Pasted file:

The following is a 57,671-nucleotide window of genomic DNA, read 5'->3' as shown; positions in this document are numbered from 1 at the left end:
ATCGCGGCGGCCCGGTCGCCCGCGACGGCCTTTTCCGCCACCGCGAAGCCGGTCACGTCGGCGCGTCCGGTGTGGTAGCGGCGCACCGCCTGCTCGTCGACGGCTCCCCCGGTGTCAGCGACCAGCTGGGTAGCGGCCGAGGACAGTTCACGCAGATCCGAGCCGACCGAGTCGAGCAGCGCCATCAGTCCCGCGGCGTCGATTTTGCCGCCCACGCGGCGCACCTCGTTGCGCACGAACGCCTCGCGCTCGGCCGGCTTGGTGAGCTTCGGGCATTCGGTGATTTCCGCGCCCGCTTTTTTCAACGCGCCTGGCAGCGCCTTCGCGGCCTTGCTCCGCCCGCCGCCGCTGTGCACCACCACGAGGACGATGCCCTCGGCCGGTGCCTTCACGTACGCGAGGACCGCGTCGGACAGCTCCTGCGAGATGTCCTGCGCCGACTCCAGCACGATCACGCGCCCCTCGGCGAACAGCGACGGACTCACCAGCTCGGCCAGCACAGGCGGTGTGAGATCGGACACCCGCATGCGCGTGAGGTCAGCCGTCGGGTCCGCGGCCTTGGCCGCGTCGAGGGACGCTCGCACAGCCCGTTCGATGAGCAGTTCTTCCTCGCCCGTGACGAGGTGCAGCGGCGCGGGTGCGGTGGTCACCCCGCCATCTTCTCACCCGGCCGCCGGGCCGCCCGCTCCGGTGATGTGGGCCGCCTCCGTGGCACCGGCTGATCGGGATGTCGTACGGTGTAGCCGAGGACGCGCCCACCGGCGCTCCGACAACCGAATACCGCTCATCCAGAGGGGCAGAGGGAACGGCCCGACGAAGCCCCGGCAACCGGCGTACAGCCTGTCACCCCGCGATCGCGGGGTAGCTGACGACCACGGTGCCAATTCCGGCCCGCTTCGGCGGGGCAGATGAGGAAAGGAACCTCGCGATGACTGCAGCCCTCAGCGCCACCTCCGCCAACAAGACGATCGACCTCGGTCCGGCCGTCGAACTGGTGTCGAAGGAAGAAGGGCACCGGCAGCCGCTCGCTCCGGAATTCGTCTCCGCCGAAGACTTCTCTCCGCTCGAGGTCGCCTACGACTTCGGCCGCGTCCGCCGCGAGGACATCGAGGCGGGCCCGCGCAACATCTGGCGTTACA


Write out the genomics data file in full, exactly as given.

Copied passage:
The following is a 57,671-nucleotide window of genomic DNA, read 5'->3' as shown; positions in this document are numbered from 1 at the left end:
ATCGCGGCGGCCCGGTCGCCCGCGACGGCCTTTTCCGCCACCGCGAAGCCGGTCACGTCGGCGCGTCCGGTGTGGTAGCGGCGCACCGCCTGCTCGTCGACGGCTCCCCCGGTGTCAGCGACCAGCTGGGTAGCGGCCGAGGACAGTTCACGCAGATCCGAGCCGACCGAGTCGAGCAGCGCCATCAGTCCCGCGGCGTCGATTTTGCCGCCCACGCGGCGCACCTCGTTGCGCACGAACGCCTCGCGCTCGGCCGGCTTGGTGAGCTTCGGGCATTCGGTGATTTCCGCGCCCGCTTTTTTCAACGCGCCTGGCAGCGCCTTCGCGGCCTTGCTCCGCCCGCCGCCGCTGTGCACCACCACGAGGACGATGCCCTCGGCCGGTGCCTTCACGTACGCGAGGACCGCGTCGGACAGCTCCTGCGAGATGTCCTGCGCCGACTCCAGCACGATCACGCGCCCCTCGGCGAACAGCGACGGACTCACCAGCTCGGCCAGCACAGGCGGTGTGAGATCGGACACCCGCATGCGCGTGAGGTCAGCCGTCGGGTCCGCGGCCTTGGCCGCGTCGAGGGACGCTCGCACAGCCCGTTCGATGAGCAGTTCTTCCTCGCCCGTGACGAGGTGCAGCGGCGCGGGTGCGGTGGTCACCCCGCCATCTTCTCACCCGGCCGCCGGGCCGCCCGCTCCGGTGATGTGGGCCGCCTCCGTGGCACCGGCTGATCGGGATGTCGTACGGTGTAGCCGAGGACGCGCCCACCGGCGCTCCGACAACCGAATACCGCTCATCCAGAGGGGCAGAGGGAACGGCCCGACGAAGCCCCGGCAACCGGCGTACAGCCTGTCACCCCGCGATCGCGGGGTAGCTGACGACCACGGTGCCAATTCCGGCCCGCTTCGGCGGGGCAGATGAGGAAAGGAACCTCGCGATGACTGCAGCCCTCAGCGCCACCTCCGCCAACAAGACGATCGACCTCGGTCCGGCCGTCGAACTGGTGTCGAAGGAAGAAGGGCACCGGCAGCCGCTCGCTCCGGAATTCGTCTCCGCCGAAGACTTCTCTCCGCTCGAGGTCGCCTACGACTTCGGCCGCGTCCGCCGCGAGGACATCGAGGCGGGCCCGCGCAACATCTGGCGTTACA